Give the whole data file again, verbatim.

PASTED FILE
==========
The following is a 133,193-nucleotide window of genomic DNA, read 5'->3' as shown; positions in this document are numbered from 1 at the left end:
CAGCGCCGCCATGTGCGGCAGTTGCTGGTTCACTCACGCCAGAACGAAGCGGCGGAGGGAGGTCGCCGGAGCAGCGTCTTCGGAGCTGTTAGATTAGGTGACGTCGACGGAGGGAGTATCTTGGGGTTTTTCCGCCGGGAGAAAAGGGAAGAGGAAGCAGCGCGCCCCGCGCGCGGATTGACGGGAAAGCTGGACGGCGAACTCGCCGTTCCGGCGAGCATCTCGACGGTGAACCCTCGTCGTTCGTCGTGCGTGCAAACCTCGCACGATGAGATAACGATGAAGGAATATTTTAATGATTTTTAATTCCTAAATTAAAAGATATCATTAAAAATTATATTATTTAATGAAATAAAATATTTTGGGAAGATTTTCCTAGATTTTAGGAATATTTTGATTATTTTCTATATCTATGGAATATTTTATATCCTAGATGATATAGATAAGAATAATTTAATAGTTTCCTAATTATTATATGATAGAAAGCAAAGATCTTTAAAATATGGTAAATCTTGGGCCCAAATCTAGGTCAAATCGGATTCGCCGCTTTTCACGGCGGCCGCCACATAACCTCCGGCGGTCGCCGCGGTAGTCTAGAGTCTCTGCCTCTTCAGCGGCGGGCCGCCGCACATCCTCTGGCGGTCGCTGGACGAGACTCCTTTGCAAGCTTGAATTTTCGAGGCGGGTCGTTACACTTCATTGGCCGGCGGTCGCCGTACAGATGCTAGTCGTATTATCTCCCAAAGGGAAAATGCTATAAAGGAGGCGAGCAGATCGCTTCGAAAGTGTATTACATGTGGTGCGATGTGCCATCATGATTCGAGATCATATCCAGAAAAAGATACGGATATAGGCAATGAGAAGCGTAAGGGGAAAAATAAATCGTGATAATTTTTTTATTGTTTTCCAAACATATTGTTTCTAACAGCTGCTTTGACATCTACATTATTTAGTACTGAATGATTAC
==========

The following is a 133,193-nucleotide window of genomic DNA, read 5'->3' as shown; positions in this document are numbered from 1 at the left end:
CAGCGCCGCCATGTGCGGCAGTTGCTGGTTCACTCACGCCAGAACGAAGCGGCGGAGGGAGGTCGCCGGAGCAGCGTCTTCGGAGCTGTTAGATTAGGTGACGTCGACGGAGGGAGTATCTTGGGGTTTTTCCGCCGGGAGAAAAGGGAAGAGGAAGCAGCGCGCCCCGCGCGCGGATTGACGGGAAAGCTGGACGGCGAACTCGCCGTTCCGGCGAGCATCTCGACGGTGAACCCTCGTCGTTCGTCGTGCGTGCAAACCTCGCACGATGAGATAACGATGAAGGAATATTTTAATGATTTTTAATTCCTAAATTAAAAGATATCATTAAAAATTATATTATTTAATGAAATAAAATATTTTGGGAAGATTTTCCTAGATTTTAGGAATATTTTGATTATTTTCTATATCTATGGAATATTTTATATCCTAGATGATATAGATAAGAATAATTTAATAGTTTCCTAATTATTATATGATAGAAAGCAAAGATCTTTAAAATATGGTAAATCTTGGGCCCAAATCTAGGTCAAATCGGATTCGCCGCTTTTCACGGCGGCCGCCACATAACCTCCGGCGGTCGCCGCGGTAGTCTAGAGTCTCTGCCTCTTCAGCGGCGGGCCGCCGCACATCCTCTGGCGGTCGCTGGACGAGACTCCTTTGCAAGCTTGAATTTTCGAGGCGGGTCGTTACACTTCATTGGCCGGCGGTCGCCGTACAGATGCTAGTCGTATTATCTCCCAAAGGGAAAATGCTATAAAGGAGGCGAGCAGATCGCTTCGAAAGTGTATTACATGTGGTGCGATGTGCCATCATGATTCGAGATCATATCCAGAAAAAGATACGGATATAGGCAATGAGAAGCGTAAGGGGAAAAATAAATCGTGATAATTTTTTTATTGTTTTCCAAACATATTGTTTCTAACAGCTGCTTTGACATCTACATTATTTAGTACTGAATGATTAC